Tocotrienols: inflammation and cancer

Ann N Y Acad Sci. 2011 Jul;1229:18-22. doi: 10.1111/j.1749-6632.2011.06088.x.


Inflammation is an organism's response to environmental assaults. It can be classified as acute inflammation that leads to therapeutic recovery or chronic inflammation, which may lead to the development of cancer and other ailments. Genetic changes that occur within cancer cells themselves are responsible for many aspects of cancer development but are dependent on ancillary processes for tumor promotion and progression. Inflammation has long been associated with the development of cancer. The distinct characteristics of cancer cells to proliferate, metastasize, evade apoptotic signals, and develop chemoresistance have been linked to the inflammatory response. Due to the involvement of multiple genes and various pathways, current drugs that target single genes have not been effective in providing a therapeutic cure. On the other hand, natural products target multiple genes and therefore have better success compared to drugs. Tocotrienols, the potent isoforms of vitamin E, are such a natural product. This review will discuss the relationship between cancer and inflammation with particular focus on the roles played by NF-κB, STAT3, and COX-2.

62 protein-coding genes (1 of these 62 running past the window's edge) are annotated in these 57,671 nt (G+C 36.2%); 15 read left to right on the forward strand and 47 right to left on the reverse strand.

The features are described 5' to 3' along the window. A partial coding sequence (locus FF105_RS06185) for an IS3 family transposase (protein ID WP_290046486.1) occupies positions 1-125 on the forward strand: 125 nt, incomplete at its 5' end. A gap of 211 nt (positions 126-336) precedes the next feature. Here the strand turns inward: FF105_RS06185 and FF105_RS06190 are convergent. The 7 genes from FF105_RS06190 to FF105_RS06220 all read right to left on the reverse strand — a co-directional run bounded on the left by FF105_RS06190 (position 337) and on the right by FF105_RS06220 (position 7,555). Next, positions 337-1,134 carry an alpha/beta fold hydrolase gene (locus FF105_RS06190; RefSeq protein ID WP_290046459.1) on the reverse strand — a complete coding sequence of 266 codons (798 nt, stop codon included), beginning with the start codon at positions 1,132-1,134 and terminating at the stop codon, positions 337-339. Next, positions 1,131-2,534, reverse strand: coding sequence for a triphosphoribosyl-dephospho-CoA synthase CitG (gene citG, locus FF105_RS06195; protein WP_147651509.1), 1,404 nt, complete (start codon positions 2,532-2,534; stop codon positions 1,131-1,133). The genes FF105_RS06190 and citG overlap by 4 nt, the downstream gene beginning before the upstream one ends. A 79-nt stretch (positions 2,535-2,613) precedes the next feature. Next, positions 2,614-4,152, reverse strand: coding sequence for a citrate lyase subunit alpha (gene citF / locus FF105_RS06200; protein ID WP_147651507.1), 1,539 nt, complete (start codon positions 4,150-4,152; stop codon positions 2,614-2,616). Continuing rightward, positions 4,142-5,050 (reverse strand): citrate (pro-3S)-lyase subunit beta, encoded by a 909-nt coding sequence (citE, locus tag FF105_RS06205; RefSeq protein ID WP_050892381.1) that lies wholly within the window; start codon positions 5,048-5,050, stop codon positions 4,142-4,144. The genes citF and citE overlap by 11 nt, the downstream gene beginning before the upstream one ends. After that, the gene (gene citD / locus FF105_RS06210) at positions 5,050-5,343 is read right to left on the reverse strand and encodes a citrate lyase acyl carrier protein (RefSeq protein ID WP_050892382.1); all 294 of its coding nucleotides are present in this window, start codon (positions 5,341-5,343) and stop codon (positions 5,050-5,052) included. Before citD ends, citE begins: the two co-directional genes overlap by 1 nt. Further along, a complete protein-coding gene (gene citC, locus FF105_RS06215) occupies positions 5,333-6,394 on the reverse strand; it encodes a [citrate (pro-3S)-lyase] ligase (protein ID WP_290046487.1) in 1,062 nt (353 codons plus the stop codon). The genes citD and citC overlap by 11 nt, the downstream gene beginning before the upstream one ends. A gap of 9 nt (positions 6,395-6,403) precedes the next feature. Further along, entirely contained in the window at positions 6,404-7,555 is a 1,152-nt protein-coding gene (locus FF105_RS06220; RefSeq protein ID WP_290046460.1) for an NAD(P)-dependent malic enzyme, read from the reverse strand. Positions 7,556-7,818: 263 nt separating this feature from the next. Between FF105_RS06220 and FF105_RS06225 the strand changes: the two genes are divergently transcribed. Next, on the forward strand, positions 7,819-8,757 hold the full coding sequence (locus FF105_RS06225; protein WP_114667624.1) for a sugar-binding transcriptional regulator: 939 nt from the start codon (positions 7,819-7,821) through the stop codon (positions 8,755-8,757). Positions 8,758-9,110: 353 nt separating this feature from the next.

Publication types

  • Review

MeSH terms

  • Animals
  • Anti-Inflammatory Agents / pharmacology*
  • Antineoplastic Agents / pharmacology*
  • Apoptosis / genetics
  • Cell Proliferation
  • Cyclooxygenase 2 / metabolism
  • Humans
  • Inflammation / complications*
  • Inflammation / metabolism
  • NF-kappa B / metabolism
  • Neoplasms / etiology*
  • STAT3 Transcription Factor / metabolism
  • Tocotrienols / pharmacology*


  • Anti-Inflammatory Agents
  • Antineoplastic Agents
  • NF-kappa B
  • STAT3 Transcription Factor
  • Tocotrienols
  • Cyclooxygenase 2